Domesticating cats thank goodness hasn’t neutralized their natural instinct. Hunting is what cats do and I for one like knowing my cat wouldn’t starve if God forbid, he ended up in the wild.


A Voice that Ultimately Laid the Golden Egg

The voice that laid the golden egg

Ted Williams A Golden Voice, How Faith, Hard Work, and Humility Brought Me from the Streets to Salvation should read: the man whose voice laid the golden egg but he cracked it again and again and again. The memoir is simply written but rich in details about a life driven completely off the rails by none other than Ted himself.

In my opinion, unlike many homeless people Ted had a choice. He wasn’t mental. At least he wasn’t born deficient in reasoning skills or ever declared certifiable crazy. Nor was he too old or sick to work a steady job. From what I read, Ted was given many opportunities starting from birth. According to him he never knew his birth mother. I imagine that had to hurt. But Al and Julia Williams gave him a last name and raised him the best they knew how.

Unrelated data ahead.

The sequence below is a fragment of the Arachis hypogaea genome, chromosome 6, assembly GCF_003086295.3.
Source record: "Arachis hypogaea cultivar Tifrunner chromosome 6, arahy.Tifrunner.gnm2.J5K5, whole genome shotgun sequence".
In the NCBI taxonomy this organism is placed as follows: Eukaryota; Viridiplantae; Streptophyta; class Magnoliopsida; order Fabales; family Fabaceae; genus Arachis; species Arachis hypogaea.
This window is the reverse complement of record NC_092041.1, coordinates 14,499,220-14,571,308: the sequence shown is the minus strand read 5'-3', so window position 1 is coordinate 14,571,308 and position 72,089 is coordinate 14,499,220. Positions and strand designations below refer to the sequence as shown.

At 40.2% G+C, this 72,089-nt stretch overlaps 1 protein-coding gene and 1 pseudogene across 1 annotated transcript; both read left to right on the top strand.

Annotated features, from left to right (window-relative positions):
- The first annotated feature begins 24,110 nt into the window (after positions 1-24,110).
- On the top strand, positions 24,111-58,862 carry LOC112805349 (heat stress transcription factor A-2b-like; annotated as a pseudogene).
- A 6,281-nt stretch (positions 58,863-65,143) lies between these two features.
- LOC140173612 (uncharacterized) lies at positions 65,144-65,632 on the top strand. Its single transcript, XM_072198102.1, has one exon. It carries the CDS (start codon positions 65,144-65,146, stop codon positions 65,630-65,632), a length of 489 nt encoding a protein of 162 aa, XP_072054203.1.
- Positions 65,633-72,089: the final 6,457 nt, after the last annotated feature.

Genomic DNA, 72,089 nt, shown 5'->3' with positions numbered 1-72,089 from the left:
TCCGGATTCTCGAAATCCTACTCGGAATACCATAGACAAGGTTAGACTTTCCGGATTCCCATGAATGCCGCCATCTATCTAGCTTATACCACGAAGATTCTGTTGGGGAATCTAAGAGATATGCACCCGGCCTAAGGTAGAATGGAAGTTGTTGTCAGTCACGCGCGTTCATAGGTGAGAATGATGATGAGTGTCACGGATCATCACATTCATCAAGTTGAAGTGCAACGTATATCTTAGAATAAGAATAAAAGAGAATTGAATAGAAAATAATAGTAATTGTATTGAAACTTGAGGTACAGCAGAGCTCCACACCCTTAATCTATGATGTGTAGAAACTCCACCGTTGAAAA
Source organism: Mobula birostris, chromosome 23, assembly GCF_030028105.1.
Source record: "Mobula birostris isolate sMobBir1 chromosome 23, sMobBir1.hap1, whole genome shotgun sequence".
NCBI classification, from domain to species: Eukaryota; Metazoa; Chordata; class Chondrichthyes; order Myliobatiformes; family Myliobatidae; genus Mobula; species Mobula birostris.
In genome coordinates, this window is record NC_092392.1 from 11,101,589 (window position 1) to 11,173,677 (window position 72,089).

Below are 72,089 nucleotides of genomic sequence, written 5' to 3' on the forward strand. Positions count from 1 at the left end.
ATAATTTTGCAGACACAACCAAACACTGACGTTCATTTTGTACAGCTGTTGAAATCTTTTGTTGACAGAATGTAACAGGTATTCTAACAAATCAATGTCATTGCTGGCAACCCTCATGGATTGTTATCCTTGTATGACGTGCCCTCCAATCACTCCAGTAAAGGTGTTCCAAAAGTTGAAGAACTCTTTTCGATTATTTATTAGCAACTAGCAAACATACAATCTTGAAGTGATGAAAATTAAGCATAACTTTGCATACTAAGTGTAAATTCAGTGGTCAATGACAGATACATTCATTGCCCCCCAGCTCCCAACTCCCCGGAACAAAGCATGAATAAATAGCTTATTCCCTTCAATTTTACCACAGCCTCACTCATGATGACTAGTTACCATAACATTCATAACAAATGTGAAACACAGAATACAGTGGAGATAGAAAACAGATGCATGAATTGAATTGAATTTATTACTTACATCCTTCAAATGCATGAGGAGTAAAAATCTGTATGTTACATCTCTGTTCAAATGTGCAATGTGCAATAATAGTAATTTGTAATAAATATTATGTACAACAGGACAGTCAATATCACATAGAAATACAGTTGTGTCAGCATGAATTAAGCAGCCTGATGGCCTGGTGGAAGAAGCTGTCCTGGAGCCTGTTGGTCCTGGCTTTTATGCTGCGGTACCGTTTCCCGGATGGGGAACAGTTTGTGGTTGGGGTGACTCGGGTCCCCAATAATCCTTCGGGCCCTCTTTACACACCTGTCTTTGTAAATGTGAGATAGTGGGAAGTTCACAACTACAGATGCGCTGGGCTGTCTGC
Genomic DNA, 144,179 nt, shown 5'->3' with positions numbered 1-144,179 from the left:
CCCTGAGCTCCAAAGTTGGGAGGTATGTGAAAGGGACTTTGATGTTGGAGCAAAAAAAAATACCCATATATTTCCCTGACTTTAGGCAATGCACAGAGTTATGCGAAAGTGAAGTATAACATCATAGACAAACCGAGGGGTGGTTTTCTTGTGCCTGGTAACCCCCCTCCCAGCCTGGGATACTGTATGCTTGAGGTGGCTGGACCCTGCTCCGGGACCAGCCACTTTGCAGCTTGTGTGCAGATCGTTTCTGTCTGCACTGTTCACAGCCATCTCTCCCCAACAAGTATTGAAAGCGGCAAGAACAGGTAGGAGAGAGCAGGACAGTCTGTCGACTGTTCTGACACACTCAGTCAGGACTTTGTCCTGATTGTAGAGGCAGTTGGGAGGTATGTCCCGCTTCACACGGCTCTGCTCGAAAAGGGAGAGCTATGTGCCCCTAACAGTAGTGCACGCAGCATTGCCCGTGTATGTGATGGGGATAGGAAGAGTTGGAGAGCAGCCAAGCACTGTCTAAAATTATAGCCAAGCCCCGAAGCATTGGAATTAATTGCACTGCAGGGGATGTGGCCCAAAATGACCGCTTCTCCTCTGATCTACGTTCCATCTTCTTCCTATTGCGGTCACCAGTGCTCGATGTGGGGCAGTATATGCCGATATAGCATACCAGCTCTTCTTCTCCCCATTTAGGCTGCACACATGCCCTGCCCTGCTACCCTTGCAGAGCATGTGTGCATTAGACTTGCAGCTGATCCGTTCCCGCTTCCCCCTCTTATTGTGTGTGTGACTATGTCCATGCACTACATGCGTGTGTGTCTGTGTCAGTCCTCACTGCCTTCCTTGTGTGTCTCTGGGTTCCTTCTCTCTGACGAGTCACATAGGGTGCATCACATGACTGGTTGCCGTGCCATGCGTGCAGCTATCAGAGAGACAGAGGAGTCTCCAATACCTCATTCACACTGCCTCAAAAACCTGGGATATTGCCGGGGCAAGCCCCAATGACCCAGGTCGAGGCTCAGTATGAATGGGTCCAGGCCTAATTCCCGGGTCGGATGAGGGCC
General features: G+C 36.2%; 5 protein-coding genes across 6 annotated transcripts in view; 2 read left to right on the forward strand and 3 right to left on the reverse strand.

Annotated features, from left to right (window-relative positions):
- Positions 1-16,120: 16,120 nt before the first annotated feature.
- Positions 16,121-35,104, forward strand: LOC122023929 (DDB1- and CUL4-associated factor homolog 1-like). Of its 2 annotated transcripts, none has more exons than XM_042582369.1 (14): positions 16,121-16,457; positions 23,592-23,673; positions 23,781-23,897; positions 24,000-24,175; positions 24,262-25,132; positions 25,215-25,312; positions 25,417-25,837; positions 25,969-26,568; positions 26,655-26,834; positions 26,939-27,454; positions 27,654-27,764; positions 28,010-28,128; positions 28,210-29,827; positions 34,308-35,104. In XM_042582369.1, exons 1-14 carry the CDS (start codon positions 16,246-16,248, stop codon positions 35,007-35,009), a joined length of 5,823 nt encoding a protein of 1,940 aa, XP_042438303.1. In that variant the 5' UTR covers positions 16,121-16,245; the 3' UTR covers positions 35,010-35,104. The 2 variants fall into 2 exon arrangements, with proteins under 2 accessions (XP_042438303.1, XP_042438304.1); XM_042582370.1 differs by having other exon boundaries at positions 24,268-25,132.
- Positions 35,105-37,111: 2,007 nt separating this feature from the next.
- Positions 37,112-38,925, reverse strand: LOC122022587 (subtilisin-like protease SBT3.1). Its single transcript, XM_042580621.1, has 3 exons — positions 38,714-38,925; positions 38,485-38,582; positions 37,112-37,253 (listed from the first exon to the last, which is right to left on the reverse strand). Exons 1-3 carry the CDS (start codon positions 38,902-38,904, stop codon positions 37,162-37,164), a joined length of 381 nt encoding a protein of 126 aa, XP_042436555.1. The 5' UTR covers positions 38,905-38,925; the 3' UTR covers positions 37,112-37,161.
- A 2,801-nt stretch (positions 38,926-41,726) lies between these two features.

He talked about them being color struck. Back in those days a lot of light-skinned African Americans distanced themselves from their darker complexioned brothers and sisters thinking the hue of their skin somehow elevated them. It was mostly an exercise in futility which Ted pointed out. His father didn’t want him to identify as black. He processed his hair hoping to look Samoan or Hawaiian, worked extra hard and yet the man was never promoted.

Ted also claimed his mother rarely came to his defense and that his daddy beat him often. As far as discipline, I feel Ted’s folks were pretty typical of black parents during that time. I’m around his age and back then if you got out of order they didn’t hesitate to get you in line with a belt, cord, hand spanking, or even a switch, if you were from the South. I’m not saying corporal punishment is right, but I don’t feel Ted endured any more than the rest of us.